Ya know how they say that when the tide goes out, everyone knows who's swimming naked? Well, yesterday the park began tearing down the old, dilapidated board fence that runs between the park and the woods behind us, and there was a multitude of naked people. Nearly everyone who lives along the back fence tosses their leaves over the fence instead of bagging them up like they're supposed to. I'm not sure in what universe that it's easier to heave piles of leaves over a 7-foot fence instead of stuffing them in a leaf bag, but no one has ever accused humans of being overly logical. But the section of fence behind us is extra special. Not just leaves and branches, but plastic bags, aluminum foil, candy wrappers, flower pots, bottles, cans. It's all in there. The pièce de résistance was the 10 yards or so of dirt that had been tossed over the fence. That must have been done over a period of years, because digging through the dirt pile was like working a kitchen midden at an archaeological dig, only instead of animal bones and pot shards I was digging up Reese's Peanut Butter Cup wrappers and broken pieces of plastic flower pots. The irony of the whole thing is after all the effort that was put into tossing all that dirt over the fence, I plan to bring back as much as possible before the guys get here to put up the new fence, in order to level up some low places and stabilize the wobbly patio stones that have been undercut by run-off.

Anyway, the point is, Far, Far Away can be as much psychological as physical. In this case, literally out of sight, out of mind. If I toss my candy bar wrapper or a broken flower pot over this fence so I can't see it, that object must cease to exist and there are no possible consequences because it is now in the magical land of Far, Far Away. Of course, one person's Far, Far Away is someone else's property. I wonder how loudly the former residents would have screamed if the owner of the adjacent property had started throwing leaves, dirt and garbage in the other direction?

Anyway, not much of a point other than maybe we should start thinking about whose back yard all the stuff we throw Far, Far Away lands in and maybe throwing a great deal less of it.

Saturday, September 01, 2012


Florida is giving us a last hurrah (or giant middle finger; take your pick) with 90 degree heat and matching humidity. Everything from Isaac has blown out and now we don't even get the couple hours of relief we were getting from the afternoon thunderstorms. I try to get outside every day and do a little puttering around the outside of the trailer, but there is only about a two-hour window between sunrise and when being outside is just too brutal to think about. So I sit inside scanning old photos.

That process has changed somewhat. I was originally scanning the negatives, mainly because 3x5 or 4x6 prints have a different aspect ratio than the 35mm negative, so something has to get cut off. Prints also seem to have more issues with color balance, and even though a print is many times larger than a negative, the scans didn't seem any better in terms of graininess. But the scanner software seems to want to fight me every step of the way. Yesterday, I had just finished up 500 or so photos that we had no negatives for (or they were something other than 35mm), and started back in on the 35mm stuff. The very first strip of negatives I grabbed came up in the software as color positive film. I was done with that. So now I scan the prints and screw the negatives. It involves more trips to the scanner as I can only do two or three photos at a time instead of an entire strip of negatives in one go, but the process is actually faster overall.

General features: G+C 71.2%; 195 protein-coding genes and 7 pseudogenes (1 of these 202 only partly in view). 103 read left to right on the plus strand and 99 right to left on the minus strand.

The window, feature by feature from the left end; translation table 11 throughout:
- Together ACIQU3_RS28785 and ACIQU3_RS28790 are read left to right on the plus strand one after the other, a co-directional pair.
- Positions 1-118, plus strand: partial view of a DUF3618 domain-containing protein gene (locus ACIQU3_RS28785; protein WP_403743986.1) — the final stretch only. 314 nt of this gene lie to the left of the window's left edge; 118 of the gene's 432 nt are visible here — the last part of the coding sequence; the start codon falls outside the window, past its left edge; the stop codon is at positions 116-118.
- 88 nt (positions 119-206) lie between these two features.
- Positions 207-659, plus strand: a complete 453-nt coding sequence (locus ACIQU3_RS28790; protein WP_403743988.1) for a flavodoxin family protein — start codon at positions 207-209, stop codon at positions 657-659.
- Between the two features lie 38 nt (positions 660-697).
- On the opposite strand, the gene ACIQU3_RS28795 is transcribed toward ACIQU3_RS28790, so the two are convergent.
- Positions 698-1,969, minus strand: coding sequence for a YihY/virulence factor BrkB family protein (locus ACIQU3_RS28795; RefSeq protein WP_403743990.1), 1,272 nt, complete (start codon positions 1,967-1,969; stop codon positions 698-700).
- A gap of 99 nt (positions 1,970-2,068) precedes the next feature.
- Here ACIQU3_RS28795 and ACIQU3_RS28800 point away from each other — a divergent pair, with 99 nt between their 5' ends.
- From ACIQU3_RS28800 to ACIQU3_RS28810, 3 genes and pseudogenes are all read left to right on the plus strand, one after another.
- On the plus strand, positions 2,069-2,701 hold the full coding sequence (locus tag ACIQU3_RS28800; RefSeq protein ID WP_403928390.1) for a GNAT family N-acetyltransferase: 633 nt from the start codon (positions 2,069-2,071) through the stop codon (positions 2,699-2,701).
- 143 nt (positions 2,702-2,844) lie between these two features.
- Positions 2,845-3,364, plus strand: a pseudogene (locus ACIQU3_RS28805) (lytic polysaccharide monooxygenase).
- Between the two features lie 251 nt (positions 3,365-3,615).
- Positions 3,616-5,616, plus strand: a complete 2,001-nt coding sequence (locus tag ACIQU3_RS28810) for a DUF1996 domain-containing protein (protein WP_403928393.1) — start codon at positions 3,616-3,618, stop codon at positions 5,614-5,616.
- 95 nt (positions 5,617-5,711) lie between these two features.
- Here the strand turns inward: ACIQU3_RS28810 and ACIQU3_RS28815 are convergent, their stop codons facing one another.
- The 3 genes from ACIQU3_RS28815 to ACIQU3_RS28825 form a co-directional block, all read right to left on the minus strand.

Yesterday, we had our first block party since we moved here. Our neighbors at the end of the street hosted an ol' fashioned potluck, so we showed up with our signature baked beans, which got a lot of comments. I'm hoping that we're not stuck bringing the things to every potluck forever; we have a lot of other things we like to make besides baked beans. In any case, we all ate too much and sat around for several hours acting like hooligans. We had fun and finally had a chance to meet a few of our neighbors. Nice change of pace from... well... pretty much every other place we've ever lived.

The Republican National Convention has finally ended. We avoided even looking in the direction of Tampa while the circus was in town, and of course there was no way we would waste our time watching any of it on TV. Personally, I'd rather scratch my eyes out with rusty nails. I heard a lot of yapping about this or that speech and something about Clint Eastwood playing the part of a stroke victim while talking to an empty chair. Why anyone pays the least bit of attention is beyond me. Whatever is said or done at the convention has absolutely nothing to do with what the Liar in Chief actually does while in office. The worst of it is that as soon as the holiday weekend is over, we get to start the circus all over again for the Democrats. At least that one is far enough away that we don't have to be concerned with road closures, blockades, protesters, riot cops, etc.

And I should get back to scanning.